The third practice states, “Workers with disabilities work at a location where they interact with employees with and without disabilities”. And lastly, disabled workers have opportunities for advancement like other employees without disabilities. How I perceive the last practice falls into promoting inclusion in the workplace. This means the workplace is actively practicing or creating an environment in which workers with disabilities receive equal treatment opportunities.

Disability Employment Awareness

The NDEAM blog states, “This National Disability Employment Awareness Month, we honor the promise of the Rehab Act and the ADA and pledge to deliver on it in a way that is equitable in reach and impact and considers the lived experiences of all workers with disabilities, including those who may also belong to other marginalized groups. Again, it’s about advancing access and equity, for all workers, for the next 50 years and beyond”. While we are celebrating the accomplishments and advancements, we have made in the last 50 years we are thinking of new ways to continue this progress and advance further.

The ideas below are just a few ways employers and their employees can participate, during October and all year long.

Review Policies: NDEAM is an opportune time to review your company's policies to ensure they convey a commitment to an inclusive workplace culture.

Establish an employee resource group: NDEAM is a perfect time to launch a disability Employee Resource Group (ERG). Sometimes referred to as Employee Networks or Affinity Groups, ERGs offer employees an opportunity to connect and receive support from others with similar backgrounds or interests. For more information, see A Toolkit for Establishing and Maintaining Successful Employee Resource Groups. If your company already has a disability ERG, consider using NDEAM to remind employees about it through displays, information tables or other communication channels.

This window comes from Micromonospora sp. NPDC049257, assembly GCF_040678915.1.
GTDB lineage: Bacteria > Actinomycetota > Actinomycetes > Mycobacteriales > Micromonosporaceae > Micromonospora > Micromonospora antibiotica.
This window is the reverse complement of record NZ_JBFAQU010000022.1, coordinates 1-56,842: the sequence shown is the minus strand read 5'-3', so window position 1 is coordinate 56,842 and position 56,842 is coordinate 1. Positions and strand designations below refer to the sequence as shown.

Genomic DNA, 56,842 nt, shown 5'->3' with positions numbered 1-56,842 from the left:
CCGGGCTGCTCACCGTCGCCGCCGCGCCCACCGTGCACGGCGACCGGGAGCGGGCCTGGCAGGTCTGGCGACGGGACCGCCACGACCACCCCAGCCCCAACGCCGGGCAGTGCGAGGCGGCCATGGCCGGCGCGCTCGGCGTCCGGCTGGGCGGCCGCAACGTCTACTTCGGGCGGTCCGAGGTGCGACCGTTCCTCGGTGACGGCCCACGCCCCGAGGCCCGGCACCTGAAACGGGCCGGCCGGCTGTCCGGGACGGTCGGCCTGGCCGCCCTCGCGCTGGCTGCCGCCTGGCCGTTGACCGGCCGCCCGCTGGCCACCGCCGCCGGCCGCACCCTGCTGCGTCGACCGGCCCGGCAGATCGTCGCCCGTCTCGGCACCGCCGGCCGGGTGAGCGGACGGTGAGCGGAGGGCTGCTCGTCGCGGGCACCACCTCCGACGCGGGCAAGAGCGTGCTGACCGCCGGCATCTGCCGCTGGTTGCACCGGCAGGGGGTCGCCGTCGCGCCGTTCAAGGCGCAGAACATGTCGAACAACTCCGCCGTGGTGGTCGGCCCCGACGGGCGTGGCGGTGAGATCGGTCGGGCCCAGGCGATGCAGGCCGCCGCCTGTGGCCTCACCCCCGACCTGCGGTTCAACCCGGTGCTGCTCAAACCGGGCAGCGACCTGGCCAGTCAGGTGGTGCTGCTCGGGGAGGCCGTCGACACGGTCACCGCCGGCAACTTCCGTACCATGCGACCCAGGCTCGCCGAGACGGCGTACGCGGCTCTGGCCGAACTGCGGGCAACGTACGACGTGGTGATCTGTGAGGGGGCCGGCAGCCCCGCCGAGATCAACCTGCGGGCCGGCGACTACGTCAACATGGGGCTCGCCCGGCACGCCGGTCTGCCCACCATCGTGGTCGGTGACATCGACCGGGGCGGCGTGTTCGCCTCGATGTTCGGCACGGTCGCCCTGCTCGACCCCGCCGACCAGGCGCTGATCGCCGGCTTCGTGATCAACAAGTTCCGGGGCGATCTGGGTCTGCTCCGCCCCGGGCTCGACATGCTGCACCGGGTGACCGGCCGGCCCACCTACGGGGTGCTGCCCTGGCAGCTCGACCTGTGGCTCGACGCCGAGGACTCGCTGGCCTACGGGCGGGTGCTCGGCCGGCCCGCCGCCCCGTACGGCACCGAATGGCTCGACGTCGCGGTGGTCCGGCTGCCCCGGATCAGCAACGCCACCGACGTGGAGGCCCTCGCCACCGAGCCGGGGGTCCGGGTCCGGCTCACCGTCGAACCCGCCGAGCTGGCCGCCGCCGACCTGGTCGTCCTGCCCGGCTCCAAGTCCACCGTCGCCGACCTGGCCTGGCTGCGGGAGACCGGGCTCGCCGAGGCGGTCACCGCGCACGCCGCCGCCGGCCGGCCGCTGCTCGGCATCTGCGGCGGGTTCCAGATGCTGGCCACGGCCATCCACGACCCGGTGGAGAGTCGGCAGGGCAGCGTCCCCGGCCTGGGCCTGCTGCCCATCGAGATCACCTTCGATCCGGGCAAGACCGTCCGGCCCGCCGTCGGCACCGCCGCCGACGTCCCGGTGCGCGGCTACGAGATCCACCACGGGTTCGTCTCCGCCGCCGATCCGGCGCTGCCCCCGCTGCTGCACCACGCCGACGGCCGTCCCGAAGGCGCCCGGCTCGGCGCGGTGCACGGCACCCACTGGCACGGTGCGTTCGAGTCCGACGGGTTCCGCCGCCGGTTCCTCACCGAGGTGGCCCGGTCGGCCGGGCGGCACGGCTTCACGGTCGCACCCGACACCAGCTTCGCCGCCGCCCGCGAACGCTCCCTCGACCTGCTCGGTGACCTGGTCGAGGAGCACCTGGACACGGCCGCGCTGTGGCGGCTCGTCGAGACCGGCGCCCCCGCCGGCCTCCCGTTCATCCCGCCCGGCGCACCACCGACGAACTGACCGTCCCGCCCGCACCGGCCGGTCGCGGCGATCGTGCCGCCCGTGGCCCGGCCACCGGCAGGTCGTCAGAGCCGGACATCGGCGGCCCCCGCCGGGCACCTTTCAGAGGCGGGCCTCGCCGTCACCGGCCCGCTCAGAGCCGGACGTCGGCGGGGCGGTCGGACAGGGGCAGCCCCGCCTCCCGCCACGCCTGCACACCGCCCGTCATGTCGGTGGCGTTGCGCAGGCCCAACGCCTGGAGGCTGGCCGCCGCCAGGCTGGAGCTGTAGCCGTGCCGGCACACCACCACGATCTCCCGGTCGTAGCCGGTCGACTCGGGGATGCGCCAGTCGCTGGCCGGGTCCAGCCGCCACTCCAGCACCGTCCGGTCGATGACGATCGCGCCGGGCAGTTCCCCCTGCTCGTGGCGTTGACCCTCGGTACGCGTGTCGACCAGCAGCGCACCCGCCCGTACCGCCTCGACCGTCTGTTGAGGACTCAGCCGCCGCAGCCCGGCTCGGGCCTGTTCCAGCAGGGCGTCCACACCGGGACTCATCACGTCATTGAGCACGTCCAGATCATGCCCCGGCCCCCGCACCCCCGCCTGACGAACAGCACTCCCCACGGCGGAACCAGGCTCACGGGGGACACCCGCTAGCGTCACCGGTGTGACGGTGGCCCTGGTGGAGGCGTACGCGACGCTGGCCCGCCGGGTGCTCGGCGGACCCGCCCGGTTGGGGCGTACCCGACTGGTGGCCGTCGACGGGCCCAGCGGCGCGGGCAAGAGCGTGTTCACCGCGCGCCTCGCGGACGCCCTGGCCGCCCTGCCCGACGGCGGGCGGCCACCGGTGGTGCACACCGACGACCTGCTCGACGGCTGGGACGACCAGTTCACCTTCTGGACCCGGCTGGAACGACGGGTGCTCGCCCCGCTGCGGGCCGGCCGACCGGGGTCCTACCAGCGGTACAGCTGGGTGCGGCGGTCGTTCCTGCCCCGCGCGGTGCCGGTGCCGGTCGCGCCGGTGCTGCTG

Create a Display: NDEAM is a great time to freshen up bulletin boards in break areas or other locations that employees frequent by posting positive messages about your company's commitment to a disability-inclusive workforce. Start by putting up this year's NDEAM poster, available in English and Spanish. Additional display materials include the "What Can YOU Do?" poster series.

Train Supervisors: Supervisors are the individuals closest to an organization's workforce. As part of NDEAM, consider conducting training to ensure they understand their role in fostering an inclusive workplace culture. Training may include a review of relevant policies, including the process for providing reasonable accommodation. One easy way to provide such training is to make use of available "turnkey" training modules and available materials, such as the Building an Inclusive Workforce tabletop desk guide.

Educate Employees: Companies must commit to disability inclusion effectively and regularly reinforce that commitment to employees. NDEAM offers an opportunity to do this through disability training or informal educational events such as brown-bag lunch discussions. Several ready-to-use resources can assist in facilitating such activities, such as disability etiquette materials and the "I Can" public service announcement and accompanying workplace discussion guide. Another option is to contact local disability organizations to see if they offer workplace training programs.

If you would like to read additional inspiration and ways you can celebrate NDEAM, check out these additional resources: